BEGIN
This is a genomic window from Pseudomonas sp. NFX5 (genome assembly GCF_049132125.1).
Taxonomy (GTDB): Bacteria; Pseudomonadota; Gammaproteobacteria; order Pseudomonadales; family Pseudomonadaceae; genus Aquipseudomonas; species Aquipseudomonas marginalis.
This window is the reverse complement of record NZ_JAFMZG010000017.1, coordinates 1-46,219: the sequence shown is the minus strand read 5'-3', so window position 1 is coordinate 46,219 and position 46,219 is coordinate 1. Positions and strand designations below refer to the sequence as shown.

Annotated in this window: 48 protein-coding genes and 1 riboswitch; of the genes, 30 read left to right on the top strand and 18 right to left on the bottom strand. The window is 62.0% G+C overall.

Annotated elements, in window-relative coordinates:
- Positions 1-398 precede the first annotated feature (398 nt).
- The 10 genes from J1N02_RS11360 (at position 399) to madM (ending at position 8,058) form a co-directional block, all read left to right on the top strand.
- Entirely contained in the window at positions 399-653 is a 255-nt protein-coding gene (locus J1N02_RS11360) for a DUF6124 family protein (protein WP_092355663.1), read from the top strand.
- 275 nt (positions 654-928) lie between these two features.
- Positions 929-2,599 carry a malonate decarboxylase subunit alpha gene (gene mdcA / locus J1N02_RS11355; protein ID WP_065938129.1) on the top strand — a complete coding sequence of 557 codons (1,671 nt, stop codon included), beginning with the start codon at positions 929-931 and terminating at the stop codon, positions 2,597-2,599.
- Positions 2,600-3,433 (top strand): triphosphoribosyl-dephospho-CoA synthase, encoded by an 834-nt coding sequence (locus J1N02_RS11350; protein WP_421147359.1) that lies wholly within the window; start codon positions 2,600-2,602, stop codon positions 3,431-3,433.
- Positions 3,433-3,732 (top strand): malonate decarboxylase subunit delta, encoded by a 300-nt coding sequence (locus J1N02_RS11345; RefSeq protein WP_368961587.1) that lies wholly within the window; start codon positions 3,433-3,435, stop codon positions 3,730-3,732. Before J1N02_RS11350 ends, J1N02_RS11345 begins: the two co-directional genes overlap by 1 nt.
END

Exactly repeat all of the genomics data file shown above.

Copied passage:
This is a genomic window from Pseudomonas sp. NFX5 (genome assembly GCF_049132125.1).
Taxonomy (GTDB): Bacteria; Pseudomonadota; Gammaproteobacteria; order Pseudomonadales; family Pseudomonadaceae; genus Aquipseudomonas; species Aquipseudomonas marginalis.
This window is the reverse complement of record NZ_JAFMZG010000017.1, coordinates 1-46,219: the sequence shown is the minus strand read 5'-3', so window position 1 is coordinate 46,219 and position 46,219 is coordinate 1. Positions and strand designations below refer to the sequence as shown.

Annotated in this window: 48 protein-coding genes and 1 riboswitch; of the genes, 30 read left to right on the top strand and 18 right to left on the bottom strand. The window is 62.0% G+C overall.

Annotated elements, in window-relative coordinates:
- Positions 1-398 precede the first annotated feature (398 nt).
- The 10 genes from J1N02_RS11360 (at position 399) to madM (ending at position 8,058) form a co-directional block, all read left to right on the top strand.
- Entirely contained in the window at positions 399-653 is a 255-nt protein-coding gene (locus J1N02_RS11360) for a DUF6124 family protein (protein WP_092355663.1), read from the top strand.
- 275 nt (positions 654-928) lie between these two features.
- Positions 929-2,599 carry a malonate decarboxylase subunit alpha gene (gene mdcA / locus J1N02_RS11355; protein ID WP_065938129.1) on the top strand — a complete coding sequence of 557 codons (1,671 nt, stop codon included), beginning with the start codon at positions 929-931 and terminating at the stop codon, positions 2,597-2,599.
- Positions 2,600-3,433 (top strand): triphosphoribosyl-dephospho-CoA synthase, encoded by an 834-nt coding sequence (locus J1N02_RS11350; protein WP_421147359.1) that lies wholly within the window; start codon positions 2,600-2,602, stop codon positions 3,431-3,433.
- Positions 3,433-3,732 (top strand): malonate decarboxylase subunit delta, encoded by a 300-nt coding sequence (locus J1N02_RS11345; RefSeq protein WP_368961587.1) that lies wholly within the window; start codon positions 3,433-3,435, stop codon positions 3,730-3,732. Before J1N02_RS11350 ends, J1N02_RS11345 begins: the two co-directional genes overlap by 1 nt.